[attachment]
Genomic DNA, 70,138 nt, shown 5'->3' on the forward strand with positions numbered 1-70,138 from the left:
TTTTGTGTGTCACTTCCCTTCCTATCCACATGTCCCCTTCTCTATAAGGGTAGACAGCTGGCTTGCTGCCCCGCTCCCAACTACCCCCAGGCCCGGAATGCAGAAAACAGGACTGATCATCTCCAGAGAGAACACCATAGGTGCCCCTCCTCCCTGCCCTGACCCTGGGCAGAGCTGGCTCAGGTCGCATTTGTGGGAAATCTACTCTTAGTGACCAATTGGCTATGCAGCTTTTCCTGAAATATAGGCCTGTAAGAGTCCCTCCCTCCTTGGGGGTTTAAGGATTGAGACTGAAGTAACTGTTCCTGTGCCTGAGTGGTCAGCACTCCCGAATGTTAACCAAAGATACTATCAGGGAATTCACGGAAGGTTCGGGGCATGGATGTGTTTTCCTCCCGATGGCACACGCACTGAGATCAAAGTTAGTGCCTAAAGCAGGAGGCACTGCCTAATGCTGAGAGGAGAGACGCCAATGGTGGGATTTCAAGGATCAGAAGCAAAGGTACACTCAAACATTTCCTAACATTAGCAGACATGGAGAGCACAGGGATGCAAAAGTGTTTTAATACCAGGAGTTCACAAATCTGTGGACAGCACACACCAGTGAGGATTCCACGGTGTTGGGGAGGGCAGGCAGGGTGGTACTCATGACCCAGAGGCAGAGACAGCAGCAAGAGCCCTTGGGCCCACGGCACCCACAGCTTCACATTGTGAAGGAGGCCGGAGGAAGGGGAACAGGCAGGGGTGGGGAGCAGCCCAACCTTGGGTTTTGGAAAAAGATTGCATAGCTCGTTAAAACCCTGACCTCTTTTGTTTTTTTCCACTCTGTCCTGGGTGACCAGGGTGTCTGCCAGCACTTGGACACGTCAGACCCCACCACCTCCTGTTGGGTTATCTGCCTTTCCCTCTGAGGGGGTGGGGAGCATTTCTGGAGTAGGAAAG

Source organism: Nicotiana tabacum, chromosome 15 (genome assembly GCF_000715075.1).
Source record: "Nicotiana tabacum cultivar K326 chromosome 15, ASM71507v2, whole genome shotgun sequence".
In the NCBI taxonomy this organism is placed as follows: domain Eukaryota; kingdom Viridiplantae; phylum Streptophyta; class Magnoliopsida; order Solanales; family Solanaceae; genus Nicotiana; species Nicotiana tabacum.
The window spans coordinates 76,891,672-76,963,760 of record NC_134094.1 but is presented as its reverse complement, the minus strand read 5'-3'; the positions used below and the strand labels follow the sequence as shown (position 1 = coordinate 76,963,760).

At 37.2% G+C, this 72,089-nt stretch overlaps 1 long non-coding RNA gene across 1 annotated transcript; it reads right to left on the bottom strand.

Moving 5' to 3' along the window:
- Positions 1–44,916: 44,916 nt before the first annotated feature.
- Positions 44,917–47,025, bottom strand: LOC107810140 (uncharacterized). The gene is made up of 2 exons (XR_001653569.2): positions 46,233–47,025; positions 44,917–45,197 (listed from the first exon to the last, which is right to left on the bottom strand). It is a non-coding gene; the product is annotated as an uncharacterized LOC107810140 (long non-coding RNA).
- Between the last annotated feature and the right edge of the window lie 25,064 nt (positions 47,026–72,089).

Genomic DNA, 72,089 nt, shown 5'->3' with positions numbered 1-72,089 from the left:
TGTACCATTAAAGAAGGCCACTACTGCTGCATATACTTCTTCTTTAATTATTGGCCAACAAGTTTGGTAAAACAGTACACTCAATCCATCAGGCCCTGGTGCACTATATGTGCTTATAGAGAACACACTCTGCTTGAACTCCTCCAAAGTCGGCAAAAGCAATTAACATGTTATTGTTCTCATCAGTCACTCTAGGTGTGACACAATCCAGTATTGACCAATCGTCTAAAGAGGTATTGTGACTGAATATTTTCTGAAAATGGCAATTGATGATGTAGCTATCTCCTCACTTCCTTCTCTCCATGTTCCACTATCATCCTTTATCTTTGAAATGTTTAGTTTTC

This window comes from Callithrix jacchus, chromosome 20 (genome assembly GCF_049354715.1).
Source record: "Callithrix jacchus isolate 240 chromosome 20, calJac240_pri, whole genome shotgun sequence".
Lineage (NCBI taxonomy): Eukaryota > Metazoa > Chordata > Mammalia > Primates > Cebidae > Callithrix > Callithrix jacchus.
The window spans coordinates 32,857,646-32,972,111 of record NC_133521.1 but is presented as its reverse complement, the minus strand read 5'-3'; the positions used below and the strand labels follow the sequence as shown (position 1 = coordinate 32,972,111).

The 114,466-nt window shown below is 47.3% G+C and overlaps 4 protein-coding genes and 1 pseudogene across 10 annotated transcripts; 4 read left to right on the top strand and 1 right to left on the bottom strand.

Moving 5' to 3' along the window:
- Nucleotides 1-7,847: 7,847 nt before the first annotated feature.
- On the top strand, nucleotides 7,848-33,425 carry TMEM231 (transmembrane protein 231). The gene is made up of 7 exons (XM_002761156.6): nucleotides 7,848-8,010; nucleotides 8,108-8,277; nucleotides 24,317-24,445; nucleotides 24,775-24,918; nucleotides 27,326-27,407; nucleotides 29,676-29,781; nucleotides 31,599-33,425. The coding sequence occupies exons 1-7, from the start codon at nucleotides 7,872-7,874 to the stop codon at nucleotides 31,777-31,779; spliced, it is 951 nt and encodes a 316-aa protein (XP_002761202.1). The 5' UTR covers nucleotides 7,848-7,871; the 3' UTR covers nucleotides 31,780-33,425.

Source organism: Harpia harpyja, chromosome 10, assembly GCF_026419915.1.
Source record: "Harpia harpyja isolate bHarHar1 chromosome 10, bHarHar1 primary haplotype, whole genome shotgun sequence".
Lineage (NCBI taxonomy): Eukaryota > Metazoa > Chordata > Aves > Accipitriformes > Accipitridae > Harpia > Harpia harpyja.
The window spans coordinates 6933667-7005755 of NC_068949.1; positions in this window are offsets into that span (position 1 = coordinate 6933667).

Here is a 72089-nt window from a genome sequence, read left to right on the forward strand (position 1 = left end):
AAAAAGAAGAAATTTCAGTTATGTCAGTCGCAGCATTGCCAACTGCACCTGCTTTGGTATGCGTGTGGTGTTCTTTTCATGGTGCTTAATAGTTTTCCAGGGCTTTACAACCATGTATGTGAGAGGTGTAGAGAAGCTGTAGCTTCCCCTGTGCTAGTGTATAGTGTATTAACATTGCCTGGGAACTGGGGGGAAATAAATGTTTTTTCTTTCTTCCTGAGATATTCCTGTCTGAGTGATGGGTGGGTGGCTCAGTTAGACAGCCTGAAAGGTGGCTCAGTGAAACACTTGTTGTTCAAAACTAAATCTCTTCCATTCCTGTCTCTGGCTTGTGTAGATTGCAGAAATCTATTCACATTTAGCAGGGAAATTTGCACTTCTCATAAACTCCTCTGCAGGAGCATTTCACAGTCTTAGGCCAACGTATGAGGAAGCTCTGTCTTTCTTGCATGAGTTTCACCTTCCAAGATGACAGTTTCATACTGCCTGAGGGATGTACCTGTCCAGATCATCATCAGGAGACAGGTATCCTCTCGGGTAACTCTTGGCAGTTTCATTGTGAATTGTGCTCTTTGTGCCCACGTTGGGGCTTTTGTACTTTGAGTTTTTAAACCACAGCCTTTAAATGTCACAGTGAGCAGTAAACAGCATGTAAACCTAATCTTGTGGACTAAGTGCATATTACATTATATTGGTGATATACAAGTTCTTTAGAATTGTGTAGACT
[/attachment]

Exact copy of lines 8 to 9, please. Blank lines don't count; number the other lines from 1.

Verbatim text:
Moving 5' to 3' along the window:
- Positions 1–44,916: 44,916 nt before the first annotated feature.